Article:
Minority Report Review

by Shannon Patrick Sullivan (shannon AT morgan DOT ucs DOT mun DOT ca)
June 27th, 2002

MINORITY REPORT (2002) / *** 1/2

Directed by Steven Spielberg. Screenplay by Scott Frank and Jon Cohen, based on the short story by Philip K Dick. Starring Tom Cruise, Colin Farrell, Max von Sydow. Running time: 145 minutes. Rated AA for violent scenes by the MFCB. Reviewed on June 26th, 2002.


Synopsis: John Anderton (Cruise) runs Pre-Crime, a police division in Washington DC devised by Anderton's boss, Lamar Burgess (von Sydow), which uses the talents of three "Precognitives" to foresee murders before they occur. Pre-Crime is being considered for national implementation, which attracts the attention of national security investigator Witwer (Farrell). Soon thereafter, Anderton finds himself accused of an imminent homicide. He goes on the run to discover whether there is something wrong with Pre-Crime -- or whether he will indeed commit the crime that has been foretold.

Review: "Minority Report" feels like a movie from fifty years ago, made fifty years from now. The story is classic film noir, with a flawed protagonist struggling for redemption while events inexorably pushing him toward a grim fate. Indeed, Spielberg lenses the film as though it were monochrome, using colour only for maximum effect. Many scenes are painted in grainy, dispassionate hues -- which makes the vibrant sequences depicting the chaotic society of the mid-twenty-first century all the more dazzling and disorientating. Surprisingly, this clash of old style and future setting works brilliantly, no doubt aided by the fact that Spielberg extrapolates naturally from today's technology rather than departing on wild flights of fancy. Cruise slips effortlessly into this environment, presenting a character who is heroic without ever losing his desperate edge. There are depths to John Anderton, and even by the movie's end, we are left with the impression that we have only plumbed the shallows. The script by Frank and Cohen works well as both a summer action picture and a more philosophical reflection on the nature of crime. Too much time is spent on scenes of Anderton simply running away from his pursuers, but even here there is invention and excitement. "Minority Report" is Spielberg's most mature science-fiction effort to date.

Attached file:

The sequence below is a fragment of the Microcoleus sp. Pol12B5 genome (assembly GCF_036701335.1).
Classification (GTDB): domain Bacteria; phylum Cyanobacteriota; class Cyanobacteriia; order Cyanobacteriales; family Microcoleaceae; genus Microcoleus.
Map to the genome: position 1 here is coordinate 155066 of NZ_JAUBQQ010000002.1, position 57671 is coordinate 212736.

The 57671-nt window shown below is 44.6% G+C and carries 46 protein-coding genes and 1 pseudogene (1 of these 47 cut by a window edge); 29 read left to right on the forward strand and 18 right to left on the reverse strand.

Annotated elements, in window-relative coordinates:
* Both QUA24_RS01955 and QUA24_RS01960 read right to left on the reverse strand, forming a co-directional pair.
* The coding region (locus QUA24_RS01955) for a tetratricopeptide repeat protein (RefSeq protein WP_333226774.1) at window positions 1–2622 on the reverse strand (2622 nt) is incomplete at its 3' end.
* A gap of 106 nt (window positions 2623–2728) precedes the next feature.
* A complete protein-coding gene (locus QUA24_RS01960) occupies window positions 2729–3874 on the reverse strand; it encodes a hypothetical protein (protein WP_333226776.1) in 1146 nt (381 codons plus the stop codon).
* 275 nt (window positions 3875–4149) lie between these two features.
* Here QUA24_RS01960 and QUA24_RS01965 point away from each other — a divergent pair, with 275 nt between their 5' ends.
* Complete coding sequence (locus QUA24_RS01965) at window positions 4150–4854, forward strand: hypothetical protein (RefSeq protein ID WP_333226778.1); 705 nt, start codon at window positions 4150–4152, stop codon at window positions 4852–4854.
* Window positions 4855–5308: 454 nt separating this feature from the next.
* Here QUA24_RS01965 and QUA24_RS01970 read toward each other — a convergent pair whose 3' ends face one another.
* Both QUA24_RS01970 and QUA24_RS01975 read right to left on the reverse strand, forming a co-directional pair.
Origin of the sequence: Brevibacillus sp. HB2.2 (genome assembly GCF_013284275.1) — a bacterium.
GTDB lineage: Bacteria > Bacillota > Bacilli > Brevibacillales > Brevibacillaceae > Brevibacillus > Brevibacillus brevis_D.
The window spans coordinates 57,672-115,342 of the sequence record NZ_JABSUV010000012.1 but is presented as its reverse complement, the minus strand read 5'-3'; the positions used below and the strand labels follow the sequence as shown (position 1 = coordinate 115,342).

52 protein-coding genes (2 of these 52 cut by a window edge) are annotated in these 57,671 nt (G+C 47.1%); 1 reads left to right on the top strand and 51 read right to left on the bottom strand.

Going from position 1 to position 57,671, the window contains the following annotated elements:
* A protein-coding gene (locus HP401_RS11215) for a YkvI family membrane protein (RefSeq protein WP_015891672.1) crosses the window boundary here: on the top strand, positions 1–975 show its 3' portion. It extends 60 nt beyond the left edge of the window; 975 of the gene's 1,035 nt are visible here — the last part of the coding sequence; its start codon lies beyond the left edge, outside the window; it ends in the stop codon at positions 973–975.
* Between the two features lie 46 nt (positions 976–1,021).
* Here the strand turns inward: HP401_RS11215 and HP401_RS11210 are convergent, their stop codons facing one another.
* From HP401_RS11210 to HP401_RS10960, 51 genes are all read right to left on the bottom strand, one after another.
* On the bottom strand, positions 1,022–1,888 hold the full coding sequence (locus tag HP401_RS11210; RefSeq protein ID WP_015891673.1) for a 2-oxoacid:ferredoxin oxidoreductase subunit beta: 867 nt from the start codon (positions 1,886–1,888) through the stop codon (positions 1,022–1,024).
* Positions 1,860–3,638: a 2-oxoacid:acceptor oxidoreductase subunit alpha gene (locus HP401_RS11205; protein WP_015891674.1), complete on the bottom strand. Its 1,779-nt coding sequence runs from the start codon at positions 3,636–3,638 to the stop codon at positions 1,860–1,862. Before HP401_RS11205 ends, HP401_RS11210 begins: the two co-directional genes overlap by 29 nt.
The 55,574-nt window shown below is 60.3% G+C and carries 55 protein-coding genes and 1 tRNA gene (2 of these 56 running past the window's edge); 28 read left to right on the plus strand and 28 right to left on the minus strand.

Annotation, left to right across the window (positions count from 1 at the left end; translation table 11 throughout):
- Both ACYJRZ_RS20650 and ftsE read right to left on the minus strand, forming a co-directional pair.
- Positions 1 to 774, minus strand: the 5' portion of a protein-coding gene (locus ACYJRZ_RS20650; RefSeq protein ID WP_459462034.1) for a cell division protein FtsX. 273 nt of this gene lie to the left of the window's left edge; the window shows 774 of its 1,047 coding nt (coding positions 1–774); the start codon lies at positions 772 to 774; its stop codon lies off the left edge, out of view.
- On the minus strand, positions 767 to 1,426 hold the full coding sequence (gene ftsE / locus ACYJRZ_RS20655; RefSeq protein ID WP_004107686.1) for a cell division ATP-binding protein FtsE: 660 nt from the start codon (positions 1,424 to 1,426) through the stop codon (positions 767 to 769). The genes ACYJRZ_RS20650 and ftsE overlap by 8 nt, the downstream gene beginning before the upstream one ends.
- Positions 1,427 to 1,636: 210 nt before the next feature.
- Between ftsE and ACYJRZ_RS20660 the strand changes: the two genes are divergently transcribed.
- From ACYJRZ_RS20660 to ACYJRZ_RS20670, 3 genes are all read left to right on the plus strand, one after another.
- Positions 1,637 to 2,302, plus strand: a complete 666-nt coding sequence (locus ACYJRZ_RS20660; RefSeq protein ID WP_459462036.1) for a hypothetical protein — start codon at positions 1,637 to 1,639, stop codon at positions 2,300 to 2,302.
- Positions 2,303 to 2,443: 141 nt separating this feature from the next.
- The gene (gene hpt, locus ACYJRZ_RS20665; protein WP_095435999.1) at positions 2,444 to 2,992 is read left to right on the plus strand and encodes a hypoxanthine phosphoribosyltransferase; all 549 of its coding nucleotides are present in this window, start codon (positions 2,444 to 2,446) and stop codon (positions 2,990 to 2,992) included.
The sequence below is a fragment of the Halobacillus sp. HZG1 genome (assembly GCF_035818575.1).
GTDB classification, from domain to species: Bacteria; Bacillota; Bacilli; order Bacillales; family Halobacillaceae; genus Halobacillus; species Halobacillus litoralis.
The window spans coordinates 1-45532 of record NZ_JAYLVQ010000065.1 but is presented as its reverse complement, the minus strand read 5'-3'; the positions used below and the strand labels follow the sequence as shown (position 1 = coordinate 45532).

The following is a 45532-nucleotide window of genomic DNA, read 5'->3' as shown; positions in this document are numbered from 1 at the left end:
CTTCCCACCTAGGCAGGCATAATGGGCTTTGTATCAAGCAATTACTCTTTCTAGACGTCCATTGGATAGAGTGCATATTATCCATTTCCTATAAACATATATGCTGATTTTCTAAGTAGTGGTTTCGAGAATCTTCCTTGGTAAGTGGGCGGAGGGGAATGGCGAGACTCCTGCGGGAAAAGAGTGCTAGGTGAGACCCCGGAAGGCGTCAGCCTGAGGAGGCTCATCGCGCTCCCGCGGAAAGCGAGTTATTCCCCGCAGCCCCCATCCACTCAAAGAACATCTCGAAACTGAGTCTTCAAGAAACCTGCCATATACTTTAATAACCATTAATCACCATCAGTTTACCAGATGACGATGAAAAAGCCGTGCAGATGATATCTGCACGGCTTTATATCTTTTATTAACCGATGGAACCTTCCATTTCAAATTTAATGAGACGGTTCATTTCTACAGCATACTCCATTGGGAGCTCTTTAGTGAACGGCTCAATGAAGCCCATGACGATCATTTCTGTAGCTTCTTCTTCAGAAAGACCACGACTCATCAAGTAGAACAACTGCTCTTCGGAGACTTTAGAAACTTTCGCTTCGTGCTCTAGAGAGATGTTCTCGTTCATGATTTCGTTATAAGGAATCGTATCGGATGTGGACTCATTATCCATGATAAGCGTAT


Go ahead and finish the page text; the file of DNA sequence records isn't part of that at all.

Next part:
Copyright 2002 Shannon Patrick Sullivan.
Archived at The Popcorn Gallery,

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